There’s a part of me that’s been curious about the whole bullet-journal concept. I can’t say I’ve put a lot of research into it, because it seems like a lot of work just to keep track of yourself. I mean, people are handwriting their To-Do lists and decorating their journals with stickers and such. Are we trying to recapture the 1980s or something? There are so many digital ways to maintain a calendar, and you don’t have to carry it everywhere and spend time writing out your daily agenda.
And scratching out the mistakes. And tearing out the messy pages and starting again because you simply can’t have a messy journal.
Then again, perhaps it’s easier to think of your life in bullet points. Maybe that’s the simplest way to tap into memories or ideas or creativity. With that in mind, I started a list of possible bullet-point topics:
- Places: where I’ve lived, where I’ve traveled, where I’d like to visit
- Experiences: concerts, plays, festivals, conventions, social/political events, historical events I’ve attended or been part of
- Celebrities I’ve met or seen in person
- Favorites: foods, books, movies, shows, actors/actresses, musicians, artists, writers, genres
All this is very nice, and it does get my brain churning over things to add to each list, but what do I do with those lists once I’ve compiled them? It is any more useful than any other list I could just as easily find in any random Facebook post? Aside from the momentary recall of events or things long forgotten, does it serve any purpose?
Therein lies my biggest problem: Not seeing the immediate usefulness of a action, I will discard it without making any real attempt. Much like never taking the voice lessons I’ve always wanted, because when will I ever really need to sing? It’s not like I’m planning to go out and start touring. Or never writing that autobiography because my life isn’t any better or worse than anyone else’s, so who would care? Never putting money into really upgrading the website I’ve run for 20 years because there’s nothing “exciting” I can think of to add to it.
I have so many excuses for not doing things, not taking chances. Again, I’m afraid of putting myself out there. I am so afraid of failure or ridicule from others that I stagnate instead. I’m my own devil’s advocate. I’m also notorious for doing this to B, my husband, who is much more a dreamer than I am. He often goes off on wild tangents, telling me all the big ideas he has for this or that, for things he wants to do or learn or build or buy. He’s very big picture. I, however, am the details person. How will that work? What will you need to make that happen? How much will that cost? What will you do with that once you’ve learned/bought/built it?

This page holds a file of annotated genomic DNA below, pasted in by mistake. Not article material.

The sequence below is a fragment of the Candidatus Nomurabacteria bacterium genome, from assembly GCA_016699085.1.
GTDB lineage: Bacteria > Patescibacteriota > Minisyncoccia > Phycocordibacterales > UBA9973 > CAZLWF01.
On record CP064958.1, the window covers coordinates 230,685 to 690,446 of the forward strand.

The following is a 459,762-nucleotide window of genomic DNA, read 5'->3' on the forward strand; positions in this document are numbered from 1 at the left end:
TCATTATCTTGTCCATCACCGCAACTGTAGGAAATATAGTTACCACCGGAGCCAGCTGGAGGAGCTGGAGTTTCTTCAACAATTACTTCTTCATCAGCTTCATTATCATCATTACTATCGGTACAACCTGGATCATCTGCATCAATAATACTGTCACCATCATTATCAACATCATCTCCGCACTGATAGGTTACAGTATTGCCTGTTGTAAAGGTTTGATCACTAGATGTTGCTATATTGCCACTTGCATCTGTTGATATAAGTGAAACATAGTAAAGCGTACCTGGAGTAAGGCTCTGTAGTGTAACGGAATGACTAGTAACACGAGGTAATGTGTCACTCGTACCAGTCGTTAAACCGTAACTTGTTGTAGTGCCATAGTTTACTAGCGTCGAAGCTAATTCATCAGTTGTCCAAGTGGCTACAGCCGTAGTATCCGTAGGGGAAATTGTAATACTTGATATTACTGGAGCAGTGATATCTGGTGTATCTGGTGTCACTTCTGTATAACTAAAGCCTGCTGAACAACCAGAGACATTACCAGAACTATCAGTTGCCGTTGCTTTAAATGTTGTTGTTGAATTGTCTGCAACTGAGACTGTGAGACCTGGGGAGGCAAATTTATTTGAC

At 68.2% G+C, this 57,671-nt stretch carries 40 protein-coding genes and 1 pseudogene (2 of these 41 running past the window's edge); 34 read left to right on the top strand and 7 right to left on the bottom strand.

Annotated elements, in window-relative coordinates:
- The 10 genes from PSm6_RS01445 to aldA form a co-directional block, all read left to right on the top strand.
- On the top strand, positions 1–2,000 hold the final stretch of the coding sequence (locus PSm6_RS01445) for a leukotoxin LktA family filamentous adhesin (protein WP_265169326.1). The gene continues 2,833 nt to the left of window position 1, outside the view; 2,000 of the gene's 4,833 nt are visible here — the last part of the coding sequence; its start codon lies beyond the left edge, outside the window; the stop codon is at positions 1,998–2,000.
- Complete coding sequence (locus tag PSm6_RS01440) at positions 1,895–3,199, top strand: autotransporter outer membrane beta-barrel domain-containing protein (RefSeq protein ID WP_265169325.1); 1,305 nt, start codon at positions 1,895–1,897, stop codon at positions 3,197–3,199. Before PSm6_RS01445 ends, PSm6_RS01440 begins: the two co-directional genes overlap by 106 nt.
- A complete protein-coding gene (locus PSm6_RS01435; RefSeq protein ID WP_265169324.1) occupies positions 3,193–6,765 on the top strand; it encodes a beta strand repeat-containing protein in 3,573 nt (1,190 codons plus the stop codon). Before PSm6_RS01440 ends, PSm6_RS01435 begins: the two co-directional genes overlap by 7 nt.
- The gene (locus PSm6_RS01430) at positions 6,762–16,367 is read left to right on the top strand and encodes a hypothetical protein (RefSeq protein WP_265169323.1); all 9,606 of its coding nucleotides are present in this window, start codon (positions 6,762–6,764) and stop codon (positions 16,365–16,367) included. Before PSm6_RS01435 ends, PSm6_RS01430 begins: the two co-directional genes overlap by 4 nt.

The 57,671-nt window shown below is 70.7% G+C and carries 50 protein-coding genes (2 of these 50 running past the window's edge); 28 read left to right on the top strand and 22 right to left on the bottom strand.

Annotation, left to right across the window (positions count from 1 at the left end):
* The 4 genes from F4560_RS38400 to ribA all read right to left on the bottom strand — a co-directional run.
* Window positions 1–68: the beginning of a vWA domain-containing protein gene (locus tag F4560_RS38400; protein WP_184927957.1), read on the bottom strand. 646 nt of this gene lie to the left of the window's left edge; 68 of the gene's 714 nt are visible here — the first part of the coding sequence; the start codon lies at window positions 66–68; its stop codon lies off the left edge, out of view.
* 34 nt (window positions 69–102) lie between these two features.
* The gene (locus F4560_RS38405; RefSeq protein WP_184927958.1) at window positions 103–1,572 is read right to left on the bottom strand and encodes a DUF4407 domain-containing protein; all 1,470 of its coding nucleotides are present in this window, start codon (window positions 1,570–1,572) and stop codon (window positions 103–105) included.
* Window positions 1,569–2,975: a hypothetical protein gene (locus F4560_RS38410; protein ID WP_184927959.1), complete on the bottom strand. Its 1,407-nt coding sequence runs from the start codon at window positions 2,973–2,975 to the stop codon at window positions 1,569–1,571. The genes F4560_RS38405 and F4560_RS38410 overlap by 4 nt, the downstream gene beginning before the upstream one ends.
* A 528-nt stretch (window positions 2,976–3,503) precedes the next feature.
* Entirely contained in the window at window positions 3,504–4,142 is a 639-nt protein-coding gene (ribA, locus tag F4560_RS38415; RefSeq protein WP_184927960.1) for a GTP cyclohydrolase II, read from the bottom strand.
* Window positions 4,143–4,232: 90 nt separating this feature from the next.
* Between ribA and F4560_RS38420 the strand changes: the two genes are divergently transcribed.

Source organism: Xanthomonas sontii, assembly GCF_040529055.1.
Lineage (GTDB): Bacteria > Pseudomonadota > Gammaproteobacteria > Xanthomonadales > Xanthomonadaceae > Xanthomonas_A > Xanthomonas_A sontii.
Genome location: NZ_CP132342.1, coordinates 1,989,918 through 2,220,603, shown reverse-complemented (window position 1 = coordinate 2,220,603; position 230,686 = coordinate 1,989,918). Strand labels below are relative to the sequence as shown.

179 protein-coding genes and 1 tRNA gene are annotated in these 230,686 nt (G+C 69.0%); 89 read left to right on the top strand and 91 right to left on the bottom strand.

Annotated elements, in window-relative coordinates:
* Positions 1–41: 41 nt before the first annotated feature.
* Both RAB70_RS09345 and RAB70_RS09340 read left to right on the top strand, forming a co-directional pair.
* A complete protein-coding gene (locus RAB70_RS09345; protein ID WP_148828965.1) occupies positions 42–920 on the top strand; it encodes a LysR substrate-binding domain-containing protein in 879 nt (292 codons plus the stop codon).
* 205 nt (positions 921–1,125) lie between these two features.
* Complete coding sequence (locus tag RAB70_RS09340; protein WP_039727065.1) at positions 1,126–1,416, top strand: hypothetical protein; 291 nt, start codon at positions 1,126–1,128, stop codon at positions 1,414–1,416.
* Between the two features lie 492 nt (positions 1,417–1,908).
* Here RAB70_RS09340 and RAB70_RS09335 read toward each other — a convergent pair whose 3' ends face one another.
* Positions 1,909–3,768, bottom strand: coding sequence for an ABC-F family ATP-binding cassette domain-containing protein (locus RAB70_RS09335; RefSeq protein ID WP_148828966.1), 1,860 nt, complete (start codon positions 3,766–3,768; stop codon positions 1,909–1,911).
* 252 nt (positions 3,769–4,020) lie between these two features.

And the worst: Here’s why that won’t work.
For a long time I joined him in his adventures. We used to do nature photography when we lived in Florida, and we would get up close and personal with alligators, snakes, spiders, and even monkeys. He wouldn’t let my negativity or apprehensions thwart him, and he got me out of my box in a lot of ways. Then we left Florida, and life got less interesting. We tried some hikes when we first moved to Virginia, but the spark was gone. Florida’s wildlife is big, and beautiful, and dangerous. Virginia has bears, yes, but you don’t go looking for those unless you’re insane. Everything else here is small by comparison. Taking photos of robins and cardinals, unless you have time and a really good zoom lens for those once-in-a-blue-moon shots, really isn’t as much fun as getting a shot of a heron or bald eagle in flight, or a wild boar foraging along the water line, or a gator sunning itself on a log, or a cottonmouth snake swimming up to your boat.
At first, money made it difficult to go on new adventures. We didn’t have much when we first moved here, and we didn’t make much in the first few years. Then we had money but no time, because to have enough to live on, we had to work long hours. Then I got my current job, and our income went up substantially, but we moved to an expensive area, so until B found work again we were still living paycheck to paycheck. Then B got his job, and things were better, but we had old debts to take care of, so the extra went there first. Finally, we caught up and were ready to start living again, adventuring, traveling, experiencing new places and people and foods…
And covid happened.
Going on a year now, and the most exciting part of my day is brushing my teeth. B works 6 days most weeks and comes home exhausted. I spend all 7 days trapped here in our little shoebox. We finally got to a place where my excuses wouldn’t hold water anymore, and life threw a curveball that put us right back in our isolated, mundane, forgettable place.
I have enough time now to write that autobiography. I could learn to oil paint, which was a passing fancy I had a few months ago. I could have started drawing again; I’ve bought several sketchbooks and boxes of colored pencils.
But in the absence of other, larger options to make excuses for, these are the things I am left to talk myself out of. And I’m damn good at it.
Another list idea: Things I’d like to learn to FAIL at.